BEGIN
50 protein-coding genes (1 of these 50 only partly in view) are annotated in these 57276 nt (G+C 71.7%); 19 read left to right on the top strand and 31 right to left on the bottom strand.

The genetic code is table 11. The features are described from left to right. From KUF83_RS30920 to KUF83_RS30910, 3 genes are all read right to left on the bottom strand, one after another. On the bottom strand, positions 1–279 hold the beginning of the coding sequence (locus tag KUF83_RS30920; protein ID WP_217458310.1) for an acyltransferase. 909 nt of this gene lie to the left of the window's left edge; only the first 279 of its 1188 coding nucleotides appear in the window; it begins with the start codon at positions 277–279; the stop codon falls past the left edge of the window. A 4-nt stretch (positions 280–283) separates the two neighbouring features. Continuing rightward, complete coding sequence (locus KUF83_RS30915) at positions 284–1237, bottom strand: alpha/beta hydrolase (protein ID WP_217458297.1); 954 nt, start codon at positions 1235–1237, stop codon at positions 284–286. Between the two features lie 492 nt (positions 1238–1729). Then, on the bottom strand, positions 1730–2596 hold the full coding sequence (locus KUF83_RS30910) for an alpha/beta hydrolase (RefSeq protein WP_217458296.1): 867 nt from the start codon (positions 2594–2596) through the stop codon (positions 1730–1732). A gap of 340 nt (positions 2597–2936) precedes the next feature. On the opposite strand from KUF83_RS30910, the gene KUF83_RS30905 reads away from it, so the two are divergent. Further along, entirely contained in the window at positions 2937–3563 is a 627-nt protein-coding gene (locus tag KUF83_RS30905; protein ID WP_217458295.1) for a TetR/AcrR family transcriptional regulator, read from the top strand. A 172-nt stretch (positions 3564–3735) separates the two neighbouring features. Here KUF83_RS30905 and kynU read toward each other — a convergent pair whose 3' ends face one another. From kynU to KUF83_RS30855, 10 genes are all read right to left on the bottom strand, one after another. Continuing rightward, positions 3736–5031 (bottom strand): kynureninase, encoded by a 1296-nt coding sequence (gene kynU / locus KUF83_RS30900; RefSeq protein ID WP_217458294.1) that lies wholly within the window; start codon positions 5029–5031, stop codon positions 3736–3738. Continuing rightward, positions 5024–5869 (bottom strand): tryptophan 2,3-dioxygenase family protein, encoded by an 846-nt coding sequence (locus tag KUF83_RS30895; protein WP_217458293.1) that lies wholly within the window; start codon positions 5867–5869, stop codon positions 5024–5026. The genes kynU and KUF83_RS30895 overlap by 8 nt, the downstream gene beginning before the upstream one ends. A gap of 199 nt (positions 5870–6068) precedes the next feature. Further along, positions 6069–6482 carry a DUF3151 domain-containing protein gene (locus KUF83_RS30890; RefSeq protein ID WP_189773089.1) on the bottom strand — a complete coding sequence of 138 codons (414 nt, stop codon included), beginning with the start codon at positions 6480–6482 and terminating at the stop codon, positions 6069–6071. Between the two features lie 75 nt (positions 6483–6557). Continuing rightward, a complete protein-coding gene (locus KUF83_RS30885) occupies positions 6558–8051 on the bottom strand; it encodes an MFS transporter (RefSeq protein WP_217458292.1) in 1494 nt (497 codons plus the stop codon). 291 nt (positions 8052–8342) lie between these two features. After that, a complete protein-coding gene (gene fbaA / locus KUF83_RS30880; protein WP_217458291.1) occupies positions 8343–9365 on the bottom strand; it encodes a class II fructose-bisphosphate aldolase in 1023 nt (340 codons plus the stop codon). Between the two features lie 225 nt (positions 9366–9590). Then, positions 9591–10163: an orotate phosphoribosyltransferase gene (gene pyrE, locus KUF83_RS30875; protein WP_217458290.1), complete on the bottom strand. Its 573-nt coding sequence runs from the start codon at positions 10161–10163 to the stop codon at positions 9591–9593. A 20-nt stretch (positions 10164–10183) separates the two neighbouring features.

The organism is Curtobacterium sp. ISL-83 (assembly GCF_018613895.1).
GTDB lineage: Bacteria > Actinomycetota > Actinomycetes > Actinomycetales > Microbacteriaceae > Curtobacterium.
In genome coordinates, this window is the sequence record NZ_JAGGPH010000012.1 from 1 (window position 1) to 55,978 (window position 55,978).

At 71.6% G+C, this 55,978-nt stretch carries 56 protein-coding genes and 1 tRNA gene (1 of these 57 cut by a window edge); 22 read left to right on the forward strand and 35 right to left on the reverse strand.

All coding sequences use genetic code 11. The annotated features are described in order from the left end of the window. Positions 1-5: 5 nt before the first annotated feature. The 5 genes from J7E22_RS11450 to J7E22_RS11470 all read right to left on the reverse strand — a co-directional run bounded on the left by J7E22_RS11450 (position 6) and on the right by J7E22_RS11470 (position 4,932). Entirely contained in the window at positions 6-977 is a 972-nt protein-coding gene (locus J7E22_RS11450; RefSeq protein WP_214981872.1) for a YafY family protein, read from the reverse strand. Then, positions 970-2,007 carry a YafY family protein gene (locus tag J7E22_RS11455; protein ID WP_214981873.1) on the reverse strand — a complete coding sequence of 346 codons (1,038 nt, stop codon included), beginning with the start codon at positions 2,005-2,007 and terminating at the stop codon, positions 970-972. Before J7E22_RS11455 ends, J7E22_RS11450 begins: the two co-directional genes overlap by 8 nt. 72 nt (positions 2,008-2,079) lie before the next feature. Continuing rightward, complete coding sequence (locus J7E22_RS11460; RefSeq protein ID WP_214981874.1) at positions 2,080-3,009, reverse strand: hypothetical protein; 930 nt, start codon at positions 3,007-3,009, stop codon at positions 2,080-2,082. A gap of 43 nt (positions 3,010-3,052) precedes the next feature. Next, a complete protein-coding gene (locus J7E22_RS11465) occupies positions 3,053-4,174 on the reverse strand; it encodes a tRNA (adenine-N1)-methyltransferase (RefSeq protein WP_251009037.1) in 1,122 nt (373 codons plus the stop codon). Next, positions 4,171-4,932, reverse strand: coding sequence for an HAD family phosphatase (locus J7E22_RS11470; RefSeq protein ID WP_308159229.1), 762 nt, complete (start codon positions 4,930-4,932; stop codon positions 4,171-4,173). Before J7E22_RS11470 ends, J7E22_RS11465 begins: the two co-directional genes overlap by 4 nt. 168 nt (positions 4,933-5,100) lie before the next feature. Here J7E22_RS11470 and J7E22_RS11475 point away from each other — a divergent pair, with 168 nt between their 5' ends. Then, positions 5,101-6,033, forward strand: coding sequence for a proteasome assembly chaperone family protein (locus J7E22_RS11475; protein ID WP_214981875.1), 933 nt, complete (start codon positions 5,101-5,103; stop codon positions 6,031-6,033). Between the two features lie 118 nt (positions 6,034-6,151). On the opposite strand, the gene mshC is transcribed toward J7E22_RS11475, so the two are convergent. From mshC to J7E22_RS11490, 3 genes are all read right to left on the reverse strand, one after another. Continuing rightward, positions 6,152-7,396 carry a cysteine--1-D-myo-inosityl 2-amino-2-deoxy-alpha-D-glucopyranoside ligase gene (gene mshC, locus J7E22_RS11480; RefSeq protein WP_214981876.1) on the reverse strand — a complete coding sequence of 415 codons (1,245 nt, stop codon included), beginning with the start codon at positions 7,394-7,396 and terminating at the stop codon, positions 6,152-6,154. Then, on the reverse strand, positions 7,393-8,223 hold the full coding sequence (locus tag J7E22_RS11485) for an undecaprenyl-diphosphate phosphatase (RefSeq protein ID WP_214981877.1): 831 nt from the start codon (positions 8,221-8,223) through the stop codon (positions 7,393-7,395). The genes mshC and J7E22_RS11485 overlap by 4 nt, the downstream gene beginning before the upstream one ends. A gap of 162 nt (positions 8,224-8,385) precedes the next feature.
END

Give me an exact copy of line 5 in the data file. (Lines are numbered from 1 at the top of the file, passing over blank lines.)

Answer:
In genome coordinates, this window is the sequence record NZ_JAGGPH010000012.1 from 1 (window position 1) to 55,978 (window position 55,978).